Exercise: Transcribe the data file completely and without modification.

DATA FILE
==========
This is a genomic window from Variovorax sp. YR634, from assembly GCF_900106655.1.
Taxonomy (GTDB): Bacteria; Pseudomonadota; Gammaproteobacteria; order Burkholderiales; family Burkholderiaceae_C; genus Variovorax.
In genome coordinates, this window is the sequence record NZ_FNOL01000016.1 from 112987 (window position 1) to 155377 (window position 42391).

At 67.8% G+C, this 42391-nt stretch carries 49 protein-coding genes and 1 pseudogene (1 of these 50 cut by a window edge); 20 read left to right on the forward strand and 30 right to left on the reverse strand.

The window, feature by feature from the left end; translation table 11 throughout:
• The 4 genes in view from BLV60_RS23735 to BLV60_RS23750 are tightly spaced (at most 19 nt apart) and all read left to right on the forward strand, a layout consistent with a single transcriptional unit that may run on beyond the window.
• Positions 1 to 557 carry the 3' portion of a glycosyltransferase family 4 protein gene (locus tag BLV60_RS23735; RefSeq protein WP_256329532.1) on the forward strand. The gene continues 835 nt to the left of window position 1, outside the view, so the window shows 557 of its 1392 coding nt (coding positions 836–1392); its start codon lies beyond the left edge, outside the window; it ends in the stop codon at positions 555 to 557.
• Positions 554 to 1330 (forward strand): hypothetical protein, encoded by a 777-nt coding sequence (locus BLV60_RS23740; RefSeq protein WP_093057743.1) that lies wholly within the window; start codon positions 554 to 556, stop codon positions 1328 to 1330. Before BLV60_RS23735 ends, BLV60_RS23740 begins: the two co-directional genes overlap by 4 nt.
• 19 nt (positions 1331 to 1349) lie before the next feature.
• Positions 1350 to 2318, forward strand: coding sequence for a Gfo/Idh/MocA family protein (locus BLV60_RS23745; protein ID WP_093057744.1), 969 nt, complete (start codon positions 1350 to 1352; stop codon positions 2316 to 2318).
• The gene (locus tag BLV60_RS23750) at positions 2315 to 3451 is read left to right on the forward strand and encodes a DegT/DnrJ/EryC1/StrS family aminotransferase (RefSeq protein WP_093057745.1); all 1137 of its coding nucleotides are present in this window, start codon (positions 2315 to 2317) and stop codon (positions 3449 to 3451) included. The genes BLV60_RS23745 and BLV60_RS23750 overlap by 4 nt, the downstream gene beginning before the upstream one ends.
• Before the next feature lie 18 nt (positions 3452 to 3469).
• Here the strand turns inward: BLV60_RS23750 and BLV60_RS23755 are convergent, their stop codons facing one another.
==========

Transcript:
This is a genomic window from Variovorax sp. YR634, from assembly GCF_900106655.1.
Taxonomy (GTDB): Bacteria; Pseudomonadota; Gammaproteobacteria; order Burkholderiales; family Burkholderiaceae_C; genus Variovorax.
In genome coordinates, this window is the sequence record NZ_FNOL01000016.1 from 112987 (window position 1) to 155377 (window position 42391).

At 67.8% G+C, this 42391-nt stretch carries 49 protein-coding genes and 1 pseudogene (1 of these 50 cut by a window edge); 20 read left to right on the forward strand and 30 right to left on the reverse strand.

The window, feature by feature from the left end; translation table 11 throughout:
• The 4 genes in view from BLV60_RS23735 to BLV60_RS23750 are tightly spaced (at most 19 nt apart) and all read left to right on the forward strand, a layout consistent with a single transcriptional unit that may run on beyond the window.
• Positions 1 to 557 carry the 3' portion of a glycosyltransferase family 4 protein gene (locus tag BLV60_RS23735; RefSeq protein WP_256329532.1) on the forward strand. The gene continues 835 nt to the left of window position 1, outside the view, so the window shows 557 of its 1392 coding nt (coding positions 836–1392); its start codon lies beyond the left edge, outside the window; it ends in the stop codon at positions 555 to 557.
• Positions 554 to 1330 (forward strand): hypothetical protein, encoded by a 777-nt coding sequence (locus BLV60_RS23740; RefSeq protein WP_093057743.1) that lies wholly within the window; start codon positions 554 to 556, stop codon positions 1328 to 1330. Before BLV60_RS23735 ends, BLV60_RS23740 begins: the two co-directional genes overlap by 4 nt.
• 19 nt (positions 1331 to 1349) lie before the next feature.
• Positions 1350 to 2318, forward strand: coding sequence for a Gfo/Idh/MocA family protein (locus BLV60_RS23745; protein ID WP_093057744.1), 969 nt, complete (start codon positions 1350 to 1352; stop codon positions 2316 to 2318).
• The gene (locus tag BLV60_RS23750) at positions 2315 to 3451 is read left to right on the forward strand and encodes a DegT/DnrJ/EryC1/StrS family aminotransferase (RefSeq protein WP_093057745.1); all 1137 of its coding nucleotides are present in this window, start codon (positions 2315 to 2317) and stop codon (positions 3449 to 3451) included. The genes BLV60_RS23745 and BLV60_RS23750 overlap by 4 nt, the downstream gene beginning before the upstream one ends.
• Before the next feature lie 18 nt (positions 3452 to 3469).
• Here the strand turns inward: BLV60_RS23750 and BLV60_RS23755 are convergent, their stop codons facing one another.